For those without great vision, the next best avenue is sales.  Sales pays well for those who add actual value to the company; it quickly separates the wheat from the chaff.  Those who perform the right tasks with the right people are able to give themselves an immediate raise through commissions earned.  Those who go through the motions of tasks without the right vision don’t get very far.  Often, they do have the ability, but are not willing to invest the same time, take the same risks, or invest the same effort, because succeeding in sales is not truly their dream.

–Lynne Diligent

 

The Problem with Raising Fast-Food Workers’ Wages

Robots at McDonald's

Fast food workers are requesting that minimum wage rates should roughly double to $15/hr.  Yet, what is likely to happen is that many of today’s workers will simply be replaced by machines and automated processes.

automated McDonald's ordering

Some McDonald’s restaurants are employing robots in the kitchen, while others are creating automated order-taking.  Automated order-taking, alone, can replace one worker.

There is an inherent conflict between the way workers look at wages, and the way employers  look at wages.

From the worker’s point of view, the amount of his paycheck determines his entire standard of living. Even if a worker doesn’t produce enough output to justify his salary, his family still requires the same amount of food to stay healthy.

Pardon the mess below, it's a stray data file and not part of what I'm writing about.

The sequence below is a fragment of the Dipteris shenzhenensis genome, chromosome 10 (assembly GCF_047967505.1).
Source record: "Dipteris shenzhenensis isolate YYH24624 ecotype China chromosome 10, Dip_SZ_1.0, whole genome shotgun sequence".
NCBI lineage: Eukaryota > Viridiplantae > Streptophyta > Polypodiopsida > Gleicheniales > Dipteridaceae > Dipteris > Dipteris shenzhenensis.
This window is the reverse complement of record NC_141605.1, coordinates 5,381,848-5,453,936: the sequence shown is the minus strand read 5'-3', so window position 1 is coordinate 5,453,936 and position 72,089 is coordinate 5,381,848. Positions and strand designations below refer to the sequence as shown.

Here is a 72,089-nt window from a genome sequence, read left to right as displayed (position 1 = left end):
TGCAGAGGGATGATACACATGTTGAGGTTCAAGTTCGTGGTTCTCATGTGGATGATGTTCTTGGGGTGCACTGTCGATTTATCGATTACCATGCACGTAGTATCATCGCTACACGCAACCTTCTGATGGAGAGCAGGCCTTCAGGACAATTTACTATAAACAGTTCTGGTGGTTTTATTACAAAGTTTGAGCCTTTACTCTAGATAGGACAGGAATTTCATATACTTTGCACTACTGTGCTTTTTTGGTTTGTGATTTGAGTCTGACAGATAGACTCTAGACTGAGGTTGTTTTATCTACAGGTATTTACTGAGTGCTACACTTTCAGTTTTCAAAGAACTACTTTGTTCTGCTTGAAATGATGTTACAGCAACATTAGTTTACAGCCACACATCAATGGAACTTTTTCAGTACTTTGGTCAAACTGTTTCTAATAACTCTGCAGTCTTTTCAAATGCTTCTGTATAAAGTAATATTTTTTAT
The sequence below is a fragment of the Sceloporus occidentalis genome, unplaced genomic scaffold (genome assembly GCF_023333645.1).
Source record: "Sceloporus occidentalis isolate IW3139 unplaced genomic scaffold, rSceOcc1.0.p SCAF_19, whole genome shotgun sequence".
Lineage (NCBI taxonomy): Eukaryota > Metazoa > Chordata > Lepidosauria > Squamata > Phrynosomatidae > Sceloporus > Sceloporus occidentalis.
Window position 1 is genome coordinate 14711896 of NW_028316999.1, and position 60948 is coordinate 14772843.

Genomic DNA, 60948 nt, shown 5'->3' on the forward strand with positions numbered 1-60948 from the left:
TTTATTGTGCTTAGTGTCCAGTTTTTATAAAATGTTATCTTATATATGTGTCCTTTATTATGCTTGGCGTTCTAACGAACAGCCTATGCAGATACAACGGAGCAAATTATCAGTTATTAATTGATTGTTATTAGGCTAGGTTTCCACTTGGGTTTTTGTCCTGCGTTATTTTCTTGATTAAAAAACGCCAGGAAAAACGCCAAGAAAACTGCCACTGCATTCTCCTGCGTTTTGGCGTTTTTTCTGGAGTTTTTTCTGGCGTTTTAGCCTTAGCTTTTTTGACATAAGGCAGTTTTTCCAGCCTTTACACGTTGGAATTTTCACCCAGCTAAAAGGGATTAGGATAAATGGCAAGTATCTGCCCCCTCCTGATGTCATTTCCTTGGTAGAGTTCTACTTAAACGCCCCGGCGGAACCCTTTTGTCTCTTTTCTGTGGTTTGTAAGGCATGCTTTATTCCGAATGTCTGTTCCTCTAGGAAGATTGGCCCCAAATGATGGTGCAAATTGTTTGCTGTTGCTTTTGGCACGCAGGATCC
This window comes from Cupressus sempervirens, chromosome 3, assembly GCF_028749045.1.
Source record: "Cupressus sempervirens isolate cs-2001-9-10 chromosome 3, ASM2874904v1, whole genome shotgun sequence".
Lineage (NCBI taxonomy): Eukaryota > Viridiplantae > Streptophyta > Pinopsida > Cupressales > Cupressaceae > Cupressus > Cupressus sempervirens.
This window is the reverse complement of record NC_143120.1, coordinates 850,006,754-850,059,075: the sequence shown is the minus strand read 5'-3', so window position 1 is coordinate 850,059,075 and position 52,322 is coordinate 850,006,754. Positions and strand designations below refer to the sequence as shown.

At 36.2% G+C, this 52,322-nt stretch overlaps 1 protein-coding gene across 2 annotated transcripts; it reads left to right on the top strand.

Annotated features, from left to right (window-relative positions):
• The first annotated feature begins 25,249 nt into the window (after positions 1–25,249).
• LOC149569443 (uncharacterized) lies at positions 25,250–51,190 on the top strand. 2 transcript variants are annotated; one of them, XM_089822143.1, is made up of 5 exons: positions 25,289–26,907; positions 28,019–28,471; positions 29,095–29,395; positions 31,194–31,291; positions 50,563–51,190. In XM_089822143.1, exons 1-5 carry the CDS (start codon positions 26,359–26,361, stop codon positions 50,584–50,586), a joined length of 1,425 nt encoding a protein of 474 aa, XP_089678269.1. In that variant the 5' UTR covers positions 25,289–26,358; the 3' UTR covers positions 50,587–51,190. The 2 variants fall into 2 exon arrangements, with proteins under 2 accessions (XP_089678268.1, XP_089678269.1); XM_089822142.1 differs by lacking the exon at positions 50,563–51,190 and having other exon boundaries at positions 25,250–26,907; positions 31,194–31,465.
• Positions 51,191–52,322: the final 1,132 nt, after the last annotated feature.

Conversely, from an employer’s point of view, he is forced to pay wages and salaries based ONLY on the economic value of each employee’s ACTUAL work, and labor is only ONE cost of running his business. His total production costs (including labor) MUST be kept well below the amount the public is willing to pay for his product, or he will quickly go OUT of business.

Increased labor costs have always been the driver of technological change.  “No trade union, however powerfully organized, can FORCE employers to go on paying higher wages than their workers are worth to them.” (Gertrude Williams: The Economics of Everyday Life. London, 1976).

When either workers or unions demand wages that exceed the worker’s value, the employer has two choices.   He can CUT BACK the workforce (by employing fewer people, OR by going out of business); or he can FIND NEW METHODS THAT REQUIRE FEWER WORKERS (new technology, automation, new processes). This is the current situation taking place in the fast food industry in the United States.

The important thing here is that fast-food jobs are not, and have never been intended to pay a “living wage” for a family wage-earner.  The reason teachers and parents place so much emphasis on learning to read and write well is that, for those who never become proficient enough to make it through college, these are the only sorts of jobs now available.    These jobs need to be looked at as temporary jobs or unskilled jobs which will never pay high wages.